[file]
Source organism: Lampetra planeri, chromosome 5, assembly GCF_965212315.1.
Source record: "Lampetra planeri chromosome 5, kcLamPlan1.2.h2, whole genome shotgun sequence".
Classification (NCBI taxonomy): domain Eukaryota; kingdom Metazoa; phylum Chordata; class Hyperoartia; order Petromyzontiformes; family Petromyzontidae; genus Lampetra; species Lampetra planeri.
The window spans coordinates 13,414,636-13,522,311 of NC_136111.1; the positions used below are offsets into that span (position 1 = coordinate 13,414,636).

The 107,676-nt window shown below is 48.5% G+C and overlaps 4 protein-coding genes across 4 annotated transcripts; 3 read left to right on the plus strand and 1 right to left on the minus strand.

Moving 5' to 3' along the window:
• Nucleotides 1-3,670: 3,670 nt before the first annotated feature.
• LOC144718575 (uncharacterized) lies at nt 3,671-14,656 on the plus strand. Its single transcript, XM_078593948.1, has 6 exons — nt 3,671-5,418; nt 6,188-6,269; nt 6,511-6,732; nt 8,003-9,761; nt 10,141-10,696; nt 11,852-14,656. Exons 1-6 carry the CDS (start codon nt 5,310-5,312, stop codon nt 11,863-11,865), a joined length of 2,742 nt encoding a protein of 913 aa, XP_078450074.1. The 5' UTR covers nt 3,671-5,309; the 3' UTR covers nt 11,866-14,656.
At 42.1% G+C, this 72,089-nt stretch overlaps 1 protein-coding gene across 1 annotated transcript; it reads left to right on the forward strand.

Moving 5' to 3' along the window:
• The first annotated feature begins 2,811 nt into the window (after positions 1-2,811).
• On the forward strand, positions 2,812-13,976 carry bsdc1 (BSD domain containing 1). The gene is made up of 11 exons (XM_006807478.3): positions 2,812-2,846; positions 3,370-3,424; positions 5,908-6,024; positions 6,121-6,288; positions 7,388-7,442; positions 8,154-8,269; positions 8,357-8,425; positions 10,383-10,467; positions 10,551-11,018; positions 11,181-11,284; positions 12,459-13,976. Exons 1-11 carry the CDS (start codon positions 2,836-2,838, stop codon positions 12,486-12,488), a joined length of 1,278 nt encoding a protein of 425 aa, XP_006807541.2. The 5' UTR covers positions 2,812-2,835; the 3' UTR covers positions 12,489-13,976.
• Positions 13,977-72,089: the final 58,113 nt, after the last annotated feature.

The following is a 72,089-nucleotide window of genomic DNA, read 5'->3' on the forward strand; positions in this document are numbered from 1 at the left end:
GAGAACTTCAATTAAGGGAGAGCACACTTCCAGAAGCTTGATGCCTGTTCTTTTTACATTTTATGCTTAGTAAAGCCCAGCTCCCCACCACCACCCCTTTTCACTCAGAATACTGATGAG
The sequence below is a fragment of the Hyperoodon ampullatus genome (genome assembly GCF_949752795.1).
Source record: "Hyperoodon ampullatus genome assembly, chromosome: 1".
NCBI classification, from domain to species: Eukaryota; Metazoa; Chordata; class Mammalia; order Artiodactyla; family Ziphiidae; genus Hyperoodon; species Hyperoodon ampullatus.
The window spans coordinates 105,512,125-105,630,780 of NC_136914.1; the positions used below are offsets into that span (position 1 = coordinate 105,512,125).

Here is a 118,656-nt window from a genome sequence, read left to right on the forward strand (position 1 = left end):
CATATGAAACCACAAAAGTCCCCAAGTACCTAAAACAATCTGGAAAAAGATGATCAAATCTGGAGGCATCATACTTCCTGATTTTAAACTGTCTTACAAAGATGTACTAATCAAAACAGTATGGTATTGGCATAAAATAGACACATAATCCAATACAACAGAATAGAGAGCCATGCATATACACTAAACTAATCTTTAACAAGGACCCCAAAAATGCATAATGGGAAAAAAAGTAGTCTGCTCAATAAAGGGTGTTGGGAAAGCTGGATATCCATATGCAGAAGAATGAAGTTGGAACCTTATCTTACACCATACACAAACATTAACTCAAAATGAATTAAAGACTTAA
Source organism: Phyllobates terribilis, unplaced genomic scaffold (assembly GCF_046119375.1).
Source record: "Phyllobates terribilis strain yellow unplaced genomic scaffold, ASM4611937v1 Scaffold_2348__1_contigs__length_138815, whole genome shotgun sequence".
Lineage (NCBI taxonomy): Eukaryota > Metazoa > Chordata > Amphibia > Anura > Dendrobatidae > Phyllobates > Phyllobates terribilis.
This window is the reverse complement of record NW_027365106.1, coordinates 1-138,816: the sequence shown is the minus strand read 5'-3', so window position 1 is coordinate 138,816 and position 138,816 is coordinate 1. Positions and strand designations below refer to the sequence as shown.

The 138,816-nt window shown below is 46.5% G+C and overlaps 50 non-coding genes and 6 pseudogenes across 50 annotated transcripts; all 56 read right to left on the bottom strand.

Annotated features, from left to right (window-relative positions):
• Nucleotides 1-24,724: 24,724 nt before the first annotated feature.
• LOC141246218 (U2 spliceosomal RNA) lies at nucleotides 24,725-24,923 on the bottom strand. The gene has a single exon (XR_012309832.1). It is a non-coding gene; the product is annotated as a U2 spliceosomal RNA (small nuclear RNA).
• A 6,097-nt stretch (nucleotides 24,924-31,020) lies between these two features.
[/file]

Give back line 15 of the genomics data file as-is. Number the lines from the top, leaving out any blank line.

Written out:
GAGAACTTCAATTAAGGGAGAGCACACTTCCAGAAGCTTGATGCCTGTTCTTTTTACATTTTATGCTTAGTAAAGCCCAGCTCCCCACCACCACCCCTTTTCACTCAGAATACTGATGAG